Postcards from Tradocia

butler range, days two and three

(24-25 March)

Life at the Butler Range Complex (or BRC, as it’s known to the natives) is much like life at Camp Liberty: equal parts boredom and crankiness, with just a dash of Signal activity thrown in to keep us employed. Of course, the BRC (minus the actual ranges, of course) would fit in my part of the trailer park back at Liberty, and the food is hit-or-miss and there’s not nearly as much of it, but the Pontiff still has his LCD projector with 7-foot screen and 5.1 surround-sound system, which more or less makes up for the various other deficiencies of the place.

Day two was largely spent trying to hooptify (did I coin a new slang term?) one of SGT P’s trucks, just as mine has been. The 1st Cav unit that formerly occupied his position bequeathed him a couple of wooden door mounts for air conditioners, so the first task basically amounted to willful destruction of government property. The shelter trucks have an inner door which seems to serve no purpose (I call it the service window), so we had to remove a series of bolts which clearly were not meant to be removed, since they were both painted over and sealed with some kind of rubbery substance.

After much fiddling with wrenches and beating on the door with various tools, the door came off and the wooden frame went in. The air conditioner, though, was blocked by a spur of wood maybe three quarters of an inch wide and six inches long. This was remedied the next day by a visit from the local workers who shaved off the offending wood.


Day three was KP (kitchen patrol). Once a time-honored duty of soldiers everywhere, KP is fast becoming an anachronism in the modern Army, with civilian contractors taking over much of the cooking duty. At the BRC, though, the DFAC is Army-run, so KP it is.

The Pontiff and I call it “Sam’s Club” or “Sierra Charlie” (SC) duty because really the main job is unloading trucks that come in and shuffling boxes around in the storeroom. No peeling potatoes for this signal troop!

One driver, presumably an Iraqi, basically lives on the base in the cab of his truck, which serves as a refrigerated stockroom. He cut a figure straight out of a 1970’s martial arts movie – the classic crime lord bad guy: a thick (but well-groomed) head of salt-and-pepper hair, dark amber aviator glasses, a cigarette dangling with practiced disdain from his mouth while he deftly unlocked and whipped open the cargo doors. He glanced at me with a crooked smile (I had previously tried to open the doors and failed, stymied by the weird mechanism) that spoke simultaneously of good will and of something that said, “and you think you’re so smart, kid…” The lines of his weathered face showed not old age (he was maybe in his 40’s) but experience, and indeed they enhanced his masculine appearance. I was surprised to see that he had hazel or gray eyes when he took off his sunglasses. He was, in short, quite a cool looking guy.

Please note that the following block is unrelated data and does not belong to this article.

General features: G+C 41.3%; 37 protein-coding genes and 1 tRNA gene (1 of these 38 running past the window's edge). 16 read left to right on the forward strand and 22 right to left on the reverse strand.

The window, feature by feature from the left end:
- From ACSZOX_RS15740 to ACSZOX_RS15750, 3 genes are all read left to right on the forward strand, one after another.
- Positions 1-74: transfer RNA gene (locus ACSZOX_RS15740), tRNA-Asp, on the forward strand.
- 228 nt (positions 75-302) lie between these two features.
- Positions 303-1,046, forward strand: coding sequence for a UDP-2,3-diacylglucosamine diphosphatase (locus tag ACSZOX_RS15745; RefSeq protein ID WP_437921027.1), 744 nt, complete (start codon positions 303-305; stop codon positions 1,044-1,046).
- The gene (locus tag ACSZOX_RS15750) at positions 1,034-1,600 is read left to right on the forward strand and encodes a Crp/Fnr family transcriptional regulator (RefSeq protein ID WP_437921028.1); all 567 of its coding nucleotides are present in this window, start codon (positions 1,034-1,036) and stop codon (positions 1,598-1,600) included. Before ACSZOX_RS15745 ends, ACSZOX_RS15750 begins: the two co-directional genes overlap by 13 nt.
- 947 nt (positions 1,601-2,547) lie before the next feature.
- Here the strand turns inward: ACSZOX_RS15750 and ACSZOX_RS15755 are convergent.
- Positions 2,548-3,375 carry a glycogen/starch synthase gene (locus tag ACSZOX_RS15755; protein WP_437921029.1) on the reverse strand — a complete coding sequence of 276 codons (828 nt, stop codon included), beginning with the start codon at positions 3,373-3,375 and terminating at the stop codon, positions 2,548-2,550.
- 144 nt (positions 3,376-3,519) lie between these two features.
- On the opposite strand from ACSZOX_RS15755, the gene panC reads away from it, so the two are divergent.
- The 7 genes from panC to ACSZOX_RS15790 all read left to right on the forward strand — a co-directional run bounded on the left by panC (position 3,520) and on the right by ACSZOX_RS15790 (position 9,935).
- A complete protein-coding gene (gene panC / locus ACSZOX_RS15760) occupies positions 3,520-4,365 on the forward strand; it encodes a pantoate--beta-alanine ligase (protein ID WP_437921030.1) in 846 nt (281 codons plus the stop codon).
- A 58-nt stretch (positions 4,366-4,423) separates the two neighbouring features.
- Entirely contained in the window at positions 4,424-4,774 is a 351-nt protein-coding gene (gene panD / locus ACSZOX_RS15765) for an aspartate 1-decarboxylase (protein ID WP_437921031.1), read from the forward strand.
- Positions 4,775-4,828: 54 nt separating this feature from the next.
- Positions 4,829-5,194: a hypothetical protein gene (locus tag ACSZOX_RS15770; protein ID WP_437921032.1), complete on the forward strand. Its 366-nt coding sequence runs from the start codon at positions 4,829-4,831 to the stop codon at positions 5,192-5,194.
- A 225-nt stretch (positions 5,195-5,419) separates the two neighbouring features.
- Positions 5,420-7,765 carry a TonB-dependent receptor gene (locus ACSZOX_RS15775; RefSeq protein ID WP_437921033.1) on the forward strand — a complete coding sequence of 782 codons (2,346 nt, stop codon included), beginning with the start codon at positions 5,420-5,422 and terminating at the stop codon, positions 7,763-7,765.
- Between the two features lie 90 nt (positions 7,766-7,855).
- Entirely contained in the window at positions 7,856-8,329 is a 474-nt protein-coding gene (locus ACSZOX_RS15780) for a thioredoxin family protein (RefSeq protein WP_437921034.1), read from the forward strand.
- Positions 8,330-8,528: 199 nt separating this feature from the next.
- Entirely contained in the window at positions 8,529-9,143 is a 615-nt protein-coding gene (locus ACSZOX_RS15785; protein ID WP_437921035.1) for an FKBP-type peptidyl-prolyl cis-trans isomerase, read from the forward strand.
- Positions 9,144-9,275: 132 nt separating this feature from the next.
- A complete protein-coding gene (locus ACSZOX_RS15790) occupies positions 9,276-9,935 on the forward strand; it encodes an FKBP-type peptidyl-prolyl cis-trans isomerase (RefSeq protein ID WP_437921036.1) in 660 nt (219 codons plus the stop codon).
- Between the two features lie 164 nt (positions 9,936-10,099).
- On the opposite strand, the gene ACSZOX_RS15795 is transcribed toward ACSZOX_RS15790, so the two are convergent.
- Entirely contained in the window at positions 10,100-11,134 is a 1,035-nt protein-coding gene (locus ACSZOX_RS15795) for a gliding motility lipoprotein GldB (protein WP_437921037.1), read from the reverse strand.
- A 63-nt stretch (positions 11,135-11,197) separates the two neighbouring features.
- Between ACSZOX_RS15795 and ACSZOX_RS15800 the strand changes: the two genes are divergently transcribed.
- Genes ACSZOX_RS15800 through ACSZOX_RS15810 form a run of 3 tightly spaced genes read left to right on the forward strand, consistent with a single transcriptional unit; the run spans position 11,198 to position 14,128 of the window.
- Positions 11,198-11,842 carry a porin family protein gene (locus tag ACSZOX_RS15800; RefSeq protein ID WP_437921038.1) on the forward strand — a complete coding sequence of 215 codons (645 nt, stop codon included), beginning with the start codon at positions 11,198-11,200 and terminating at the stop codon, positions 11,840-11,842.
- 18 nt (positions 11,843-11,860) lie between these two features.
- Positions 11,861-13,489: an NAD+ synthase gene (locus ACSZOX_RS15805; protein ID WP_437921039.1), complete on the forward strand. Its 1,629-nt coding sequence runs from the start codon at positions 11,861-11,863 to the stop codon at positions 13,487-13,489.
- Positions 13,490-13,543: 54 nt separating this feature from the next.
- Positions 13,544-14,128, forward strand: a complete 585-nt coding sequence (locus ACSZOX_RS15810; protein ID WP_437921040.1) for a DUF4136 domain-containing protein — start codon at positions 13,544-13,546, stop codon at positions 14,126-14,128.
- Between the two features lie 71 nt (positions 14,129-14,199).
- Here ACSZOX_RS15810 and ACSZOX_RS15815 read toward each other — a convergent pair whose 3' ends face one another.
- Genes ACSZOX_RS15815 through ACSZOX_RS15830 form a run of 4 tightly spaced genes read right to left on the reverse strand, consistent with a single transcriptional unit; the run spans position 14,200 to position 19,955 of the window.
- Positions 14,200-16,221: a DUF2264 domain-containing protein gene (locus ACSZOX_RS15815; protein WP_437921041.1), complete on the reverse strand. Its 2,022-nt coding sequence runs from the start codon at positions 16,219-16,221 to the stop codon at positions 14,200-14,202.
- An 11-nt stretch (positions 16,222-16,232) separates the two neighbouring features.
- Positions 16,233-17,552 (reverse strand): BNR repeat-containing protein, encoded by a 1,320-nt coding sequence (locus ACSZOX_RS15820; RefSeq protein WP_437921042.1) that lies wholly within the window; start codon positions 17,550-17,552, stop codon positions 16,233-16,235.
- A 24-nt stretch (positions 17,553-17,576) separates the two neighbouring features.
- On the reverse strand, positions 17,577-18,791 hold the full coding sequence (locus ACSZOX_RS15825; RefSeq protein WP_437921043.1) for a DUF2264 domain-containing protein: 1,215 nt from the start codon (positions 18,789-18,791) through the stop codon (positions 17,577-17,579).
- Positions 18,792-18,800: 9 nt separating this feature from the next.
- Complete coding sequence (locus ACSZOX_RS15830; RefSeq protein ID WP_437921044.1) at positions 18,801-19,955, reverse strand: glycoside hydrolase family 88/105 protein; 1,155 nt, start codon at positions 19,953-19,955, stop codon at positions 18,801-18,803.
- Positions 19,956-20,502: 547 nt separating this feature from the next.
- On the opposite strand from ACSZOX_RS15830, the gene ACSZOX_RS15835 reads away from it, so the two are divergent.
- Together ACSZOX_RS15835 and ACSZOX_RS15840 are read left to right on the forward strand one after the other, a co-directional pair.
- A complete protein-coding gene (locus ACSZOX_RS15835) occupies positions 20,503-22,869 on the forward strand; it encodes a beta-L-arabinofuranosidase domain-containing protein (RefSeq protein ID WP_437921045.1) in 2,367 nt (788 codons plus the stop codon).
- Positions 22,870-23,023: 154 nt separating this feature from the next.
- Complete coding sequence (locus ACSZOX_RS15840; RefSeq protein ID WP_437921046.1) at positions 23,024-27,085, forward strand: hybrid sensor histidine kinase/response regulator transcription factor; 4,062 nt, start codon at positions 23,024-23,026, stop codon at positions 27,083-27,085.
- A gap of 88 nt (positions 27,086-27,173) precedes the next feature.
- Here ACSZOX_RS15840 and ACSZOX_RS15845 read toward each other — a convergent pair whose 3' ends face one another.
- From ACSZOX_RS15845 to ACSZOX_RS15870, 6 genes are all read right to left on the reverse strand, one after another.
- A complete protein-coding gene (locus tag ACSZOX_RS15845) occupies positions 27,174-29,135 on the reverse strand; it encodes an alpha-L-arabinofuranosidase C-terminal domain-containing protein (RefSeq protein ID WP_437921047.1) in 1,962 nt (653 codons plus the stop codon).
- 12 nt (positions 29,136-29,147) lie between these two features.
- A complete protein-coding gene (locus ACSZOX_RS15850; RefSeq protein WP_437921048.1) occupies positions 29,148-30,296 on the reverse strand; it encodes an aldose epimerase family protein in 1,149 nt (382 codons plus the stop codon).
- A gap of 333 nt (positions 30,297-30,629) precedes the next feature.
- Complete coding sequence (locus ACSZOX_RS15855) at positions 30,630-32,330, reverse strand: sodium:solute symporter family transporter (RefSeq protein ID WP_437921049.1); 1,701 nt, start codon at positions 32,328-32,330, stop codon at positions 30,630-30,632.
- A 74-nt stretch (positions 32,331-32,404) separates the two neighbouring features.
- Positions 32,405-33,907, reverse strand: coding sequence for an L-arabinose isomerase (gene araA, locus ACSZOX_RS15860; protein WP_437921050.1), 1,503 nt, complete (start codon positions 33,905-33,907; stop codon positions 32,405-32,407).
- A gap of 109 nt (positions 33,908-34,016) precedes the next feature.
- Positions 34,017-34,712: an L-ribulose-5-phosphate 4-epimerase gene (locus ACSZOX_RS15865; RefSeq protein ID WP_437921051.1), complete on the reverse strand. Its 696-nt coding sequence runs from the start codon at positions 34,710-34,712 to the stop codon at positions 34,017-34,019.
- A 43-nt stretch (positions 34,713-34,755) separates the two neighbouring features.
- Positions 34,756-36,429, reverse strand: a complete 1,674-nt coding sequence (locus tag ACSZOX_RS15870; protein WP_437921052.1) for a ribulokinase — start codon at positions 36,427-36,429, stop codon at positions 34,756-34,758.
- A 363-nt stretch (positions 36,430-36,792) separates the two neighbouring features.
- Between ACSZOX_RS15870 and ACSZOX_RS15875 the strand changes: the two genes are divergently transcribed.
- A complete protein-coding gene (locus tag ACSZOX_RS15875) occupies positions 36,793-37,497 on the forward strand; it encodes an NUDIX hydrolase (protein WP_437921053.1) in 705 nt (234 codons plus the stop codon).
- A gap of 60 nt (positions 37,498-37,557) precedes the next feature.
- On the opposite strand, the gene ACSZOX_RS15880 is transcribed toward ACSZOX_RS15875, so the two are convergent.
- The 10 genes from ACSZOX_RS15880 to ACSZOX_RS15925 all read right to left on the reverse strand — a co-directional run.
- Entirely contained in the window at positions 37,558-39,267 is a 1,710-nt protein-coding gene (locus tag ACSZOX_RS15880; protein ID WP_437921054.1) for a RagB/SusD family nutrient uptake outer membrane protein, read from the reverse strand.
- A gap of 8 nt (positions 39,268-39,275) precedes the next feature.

SFC Black is the DFAC NCOIC (dining facility non-commissioned officer in charge), and he takes his job extremely seriously. Hey, feeding troops is no joke! His attitude seems to include bitching out the Iraqi drivers and workers, even though they basically don’t speak a lick of English. As we were unloading one truck, he was screaming at the Iraqis unloading it that we only had 20 minutes to complete the task; they obviously didn’t understand the specifics but got the idea that time was of the essence. Then, as they doubled their pace, he screams again: “DON’T DAMAGE MY PRODUCT! Don’t hurry so much you drop my shit!!” I mean, crap, these guys don’t know what the hell he’s saying – all they know is a scary intense skinny black guy in an Army uniform is screaming at them.

While we were unloading this stuff, a guy from the combat camera team that was rolling through showed up, his Sony DV camera on a monopod. He started to power up the camera, and SFC Black looks at him like he’s some kind of terrorist. “Who are you?,” he asked, as if it wasn’t obvious. “I’m with the combat camera unit,” he replied, a little confused himself. “The what?” I wanted to slap him in the face. “The PAO (public affairs office). 2nd brigade, 3rd Infantry Division.” SFC Black is still looking at him like he’s crazy. “What are you doing?” Christ! What a moron! “I’m just shooting some video, sergeant.” Black shakes his head. “Who gave you permission?” Say what? Who needs permission to videotape frozen hash browns getting unloaded from a truck? The cameraman is equally confused and obviously doesn’t know how to respond. “Uh, well…” Black cuts him off. “Well, you better go to the mayor and get permission. You can’t be taping here. Get out of here.” Sheepishly, the cameraman picked up his monopod and walked off, leaving me to wonder what exactly this guy’s problem is. Apparently frozen food is classified information now.


  1. kelly

    Good to catch up your blog- FUNNY! Self importance- meet a few of those myself lately! I love it.

  2. Schwaiger

    I’m the builder of Butler Range (Kirzah, known to the locals). I’m curious what it’s being used for now. We put a lot of time & effort in out there in 2003 and I’m curious to see if our guys are still getting use out of it. Is MPRI still running the ranges?

  3. Delobius

    Schwaiger –

    Yeah, the ranges are still in use and MPRI is still running them. That must’ve been a lot of work to build that whole complex by yourself! ;)

    Thanks for stopping by.

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